first review First to Review

    September 2, 2009

  • All this, and a parking lot!
    With a great patio for outside seasonal dining, and its own free parking lot, The Red Fez is truly a hidden gem of Boston. This hip, ecclectic, exotic room features all the Syrian/Lebanese mezzes you'd come to expect and then some, with great touches like pomegranate vinaigrette, great dips and phyllo creations, and a menu that is perfect for sharing, and lingering with their creative cocktails. It's an excellent date restaurant, that demonstrates your Boston insider status and playfulness. Everything we've tasted from apps to lamb, fish, and grape leaves was excellently prepared. On Saturday nights, the meal is accented by live Arabic music. I've enjoyed the place with friends, on a date, or with a large group, each of which they handled with aplomb.
    first review First to Review

    September 2, 2009

  • New to SoBe: A new style of piano bar
    Traveling a lot (9+ months a year!), it's fair to say that there is a piano bar culture elsewhere that most Americans are completely unfamiliar with. The American piano bar is a swanky but sleepy hotel lounge, or a sing-along gay bar with older men cackling "How Do You Solve A Problem Like Maria" while downing 800 calorie fruity drinks. But in the Netherlands, the Caribbean, and Scandinavia, a different type of piano bar with high energy performers using a digital piano in the shell of a real piano (most guests don't know it isn't a real piano) with a keyboard bass and a drum machine are at the ready to do everything from the expected jazzy standards, to dance music, R&B, and songs from today's Top 40. The best of them are as ready to perform Les Miz as they are to perform Oasis, Jason Mraz, and Coldplay. Introducing this style of piano bar to the USA is a company that has brought this brand of musical fun to Aruba, Curacao and St. Maarten at their Sopranos Piano bars. Expect a great, friendly, welcoming barstaff, great cocktails that you pay a lot more for a clubs with velvet ropes and 2 hour waits outside, and an atmosphere where international travelers at the nearby Loew's and Ritz Carlton hotels mix freely and joyously with gays and lesbians, locals and club hipsters. Early in the night, outrageous happy hour specials (including $5 cocktails where the well drinks are familiar top house brands). Later on, it's no trouble to have your mojito properly muddled, not some nightclub squeeze bottle variation. The performers rotate every two weeks, so it always stays fresh. Crescendos, located underneath the Ritz Carlton (but not in the hotel) is on Lincoln Road near the beach, just beyond Collins Avenue.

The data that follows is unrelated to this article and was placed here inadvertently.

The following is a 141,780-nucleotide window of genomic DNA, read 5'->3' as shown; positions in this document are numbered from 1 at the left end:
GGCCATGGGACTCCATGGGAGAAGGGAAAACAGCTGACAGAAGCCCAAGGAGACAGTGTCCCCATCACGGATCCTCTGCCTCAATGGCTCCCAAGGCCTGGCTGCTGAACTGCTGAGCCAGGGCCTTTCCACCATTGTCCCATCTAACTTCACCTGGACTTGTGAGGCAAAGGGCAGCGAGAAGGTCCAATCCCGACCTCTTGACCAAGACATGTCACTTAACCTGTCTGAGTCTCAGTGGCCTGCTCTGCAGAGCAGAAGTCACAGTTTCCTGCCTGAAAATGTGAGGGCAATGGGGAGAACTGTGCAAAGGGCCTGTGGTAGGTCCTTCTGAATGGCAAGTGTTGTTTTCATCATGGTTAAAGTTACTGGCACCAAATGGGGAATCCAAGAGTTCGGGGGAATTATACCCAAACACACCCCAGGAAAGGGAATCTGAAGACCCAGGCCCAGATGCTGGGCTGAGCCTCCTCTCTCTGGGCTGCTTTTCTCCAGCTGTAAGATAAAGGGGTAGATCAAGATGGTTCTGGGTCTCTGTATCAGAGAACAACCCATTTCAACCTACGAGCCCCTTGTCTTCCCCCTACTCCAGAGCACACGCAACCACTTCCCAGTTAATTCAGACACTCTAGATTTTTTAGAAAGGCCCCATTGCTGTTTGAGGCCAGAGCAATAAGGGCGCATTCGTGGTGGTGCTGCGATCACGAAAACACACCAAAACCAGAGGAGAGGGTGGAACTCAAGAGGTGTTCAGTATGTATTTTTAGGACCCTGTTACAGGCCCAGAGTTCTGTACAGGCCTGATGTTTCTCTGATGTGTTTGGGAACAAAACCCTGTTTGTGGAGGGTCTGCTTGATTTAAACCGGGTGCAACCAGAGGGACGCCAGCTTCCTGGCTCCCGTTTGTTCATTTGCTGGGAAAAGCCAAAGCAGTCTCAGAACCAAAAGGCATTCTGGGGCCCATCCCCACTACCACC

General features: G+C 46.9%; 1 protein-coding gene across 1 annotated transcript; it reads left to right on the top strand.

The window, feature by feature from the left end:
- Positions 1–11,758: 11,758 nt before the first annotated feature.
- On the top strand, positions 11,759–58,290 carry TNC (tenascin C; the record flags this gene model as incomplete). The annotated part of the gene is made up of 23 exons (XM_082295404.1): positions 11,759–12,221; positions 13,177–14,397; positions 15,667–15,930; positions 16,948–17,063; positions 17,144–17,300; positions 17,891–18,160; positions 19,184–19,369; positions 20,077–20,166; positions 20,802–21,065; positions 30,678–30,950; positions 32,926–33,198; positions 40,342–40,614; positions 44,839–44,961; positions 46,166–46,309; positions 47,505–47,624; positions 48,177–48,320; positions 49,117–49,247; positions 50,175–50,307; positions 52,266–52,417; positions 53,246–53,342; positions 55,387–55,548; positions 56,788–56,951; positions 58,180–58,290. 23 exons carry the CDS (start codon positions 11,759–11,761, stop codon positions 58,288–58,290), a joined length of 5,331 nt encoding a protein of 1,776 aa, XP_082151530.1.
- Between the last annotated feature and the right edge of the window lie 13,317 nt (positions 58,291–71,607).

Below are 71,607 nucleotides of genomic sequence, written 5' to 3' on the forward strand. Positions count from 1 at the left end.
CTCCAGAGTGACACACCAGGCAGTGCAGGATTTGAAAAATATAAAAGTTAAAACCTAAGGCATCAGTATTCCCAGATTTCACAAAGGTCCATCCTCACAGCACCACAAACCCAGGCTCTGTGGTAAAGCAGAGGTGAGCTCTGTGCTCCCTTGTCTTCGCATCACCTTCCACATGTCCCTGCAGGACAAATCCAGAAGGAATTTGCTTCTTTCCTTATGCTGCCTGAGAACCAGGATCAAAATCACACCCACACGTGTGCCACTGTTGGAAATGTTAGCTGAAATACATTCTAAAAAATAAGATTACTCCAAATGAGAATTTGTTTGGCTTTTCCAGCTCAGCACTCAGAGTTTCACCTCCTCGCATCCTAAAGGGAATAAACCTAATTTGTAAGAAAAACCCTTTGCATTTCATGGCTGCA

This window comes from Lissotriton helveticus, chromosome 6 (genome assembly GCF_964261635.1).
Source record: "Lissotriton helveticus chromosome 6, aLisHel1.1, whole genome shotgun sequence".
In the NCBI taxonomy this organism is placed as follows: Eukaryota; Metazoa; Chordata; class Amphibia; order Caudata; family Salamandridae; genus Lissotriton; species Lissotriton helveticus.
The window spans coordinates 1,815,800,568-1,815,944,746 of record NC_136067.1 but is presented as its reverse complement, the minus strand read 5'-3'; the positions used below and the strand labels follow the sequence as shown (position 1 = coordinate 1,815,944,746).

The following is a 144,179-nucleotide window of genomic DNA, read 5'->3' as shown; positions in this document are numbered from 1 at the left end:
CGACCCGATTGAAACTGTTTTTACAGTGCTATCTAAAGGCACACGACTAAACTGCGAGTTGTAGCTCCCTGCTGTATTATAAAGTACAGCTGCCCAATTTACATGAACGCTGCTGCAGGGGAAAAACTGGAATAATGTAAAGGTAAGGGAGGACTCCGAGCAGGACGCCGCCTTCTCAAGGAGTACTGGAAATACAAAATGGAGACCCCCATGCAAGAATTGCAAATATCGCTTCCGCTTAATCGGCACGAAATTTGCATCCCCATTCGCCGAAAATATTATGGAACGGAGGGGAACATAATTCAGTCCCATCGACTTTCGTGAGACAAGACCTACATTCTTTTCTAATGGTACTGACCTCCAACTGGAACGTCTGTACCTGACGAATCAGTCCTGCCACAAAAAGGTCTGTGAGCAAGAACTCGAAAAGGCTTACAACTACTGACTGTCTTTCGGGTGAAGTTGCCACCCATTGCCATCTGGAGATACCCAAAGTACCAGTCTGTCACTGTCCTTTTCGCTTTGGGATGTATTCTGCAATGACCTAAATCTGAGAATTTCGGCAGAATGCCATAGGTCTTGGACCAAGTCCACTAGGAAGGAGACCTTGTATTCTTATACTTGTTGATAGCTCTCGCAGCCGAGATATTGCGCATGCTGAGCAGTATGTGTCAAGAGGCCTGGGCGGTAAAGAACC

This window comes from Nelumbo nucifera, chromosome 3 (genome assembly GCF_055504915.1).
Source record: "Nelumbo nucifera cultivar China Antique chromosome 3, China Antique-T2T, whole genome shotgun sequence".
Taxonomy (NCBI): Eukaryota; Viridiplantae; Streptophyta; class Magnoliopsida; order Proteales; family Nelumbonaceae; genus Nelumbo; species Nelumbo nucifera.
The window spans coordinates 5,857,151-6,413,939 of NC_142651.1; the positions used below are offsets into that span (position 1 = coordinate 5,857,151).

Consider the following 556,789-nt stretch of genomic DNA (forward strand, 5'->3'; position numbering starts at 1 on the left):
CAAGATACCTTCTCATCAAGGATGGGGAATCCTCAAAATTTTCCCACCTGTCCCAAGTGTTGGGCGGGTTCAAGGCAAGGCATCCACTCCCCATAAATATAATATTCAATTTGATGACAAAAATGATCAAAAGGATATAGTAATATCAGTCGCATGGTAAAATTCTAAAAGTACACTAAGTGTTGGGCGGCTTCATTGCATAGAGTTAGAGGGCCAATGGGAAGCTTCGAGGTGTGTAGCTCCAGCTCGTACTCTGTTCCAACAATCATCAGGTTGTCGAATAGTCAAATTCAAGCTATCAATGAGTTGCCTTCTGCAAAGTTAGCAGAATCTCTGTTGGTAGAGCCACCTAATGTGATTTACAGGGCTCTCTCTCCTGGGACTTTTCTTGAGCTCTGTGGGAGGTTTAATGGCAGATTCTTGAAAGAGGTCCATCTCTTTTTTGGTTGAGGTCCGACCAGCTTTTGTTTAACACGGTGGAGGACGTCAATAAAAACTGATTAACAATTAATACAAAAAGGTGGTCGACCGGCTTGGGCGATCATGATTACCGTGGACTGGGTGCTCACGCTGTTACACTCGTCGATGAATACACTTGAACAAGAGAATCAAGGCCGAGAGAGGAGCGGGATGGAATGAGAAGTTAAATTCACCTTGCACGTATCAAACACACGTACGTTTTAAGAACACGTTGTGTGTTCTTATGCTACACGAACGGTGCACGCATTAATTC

first review First to Review

    August 22, 2009

  • Great Concept, Not Great Follow-Thru
    I couldn't wait to try Sibling Rivalry, with their Iron Chef concept... the "theme" ingredient is in the middle of the page, with what each chef did with it on one side or the other. Apps were in red, entrees in black (possibly visa versa, but you get the idea). The menu read like a foodie's dream. But, in all cases, even with the mains, there was just not much to eat on the plate. I'm all for an attractively sauced plate and artful presentation, but after dinner, about an hour later, we had to go for dinner.

    August 8, 2009

  • Big Expectations, but...
    I was very excited about the opening of Erbaluce, having been a fan of the chef in his former digs in the North End, many years ago. I found that the same palette of flavors showed up in dish after dish. Wine was poorly served, with enough sediment poured into my glass to make potpourri. We did 4 courses, and after finishing the first course, the pasta course took another 35 minutes to come out. There was some apology (from the hostess, not the waiter) about having to dump the water and start over, but how long does it take to boil water? I had high hopes, but in the end, felt that the best that I could say was that it was fair.

    August 8, 2009

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  • route19north
  • Peiris
  • Hunkman.leatherbound
  • Freakdreamer



Fan of Boston

Fan of 47 Central Bar/Club in Boston

Fan of The Piano Lounge [CLOSED] Bar/Club in Miami

Fan of Michy's Restaurant in Miami

Fan of Cathedral Station Restaurant in Boston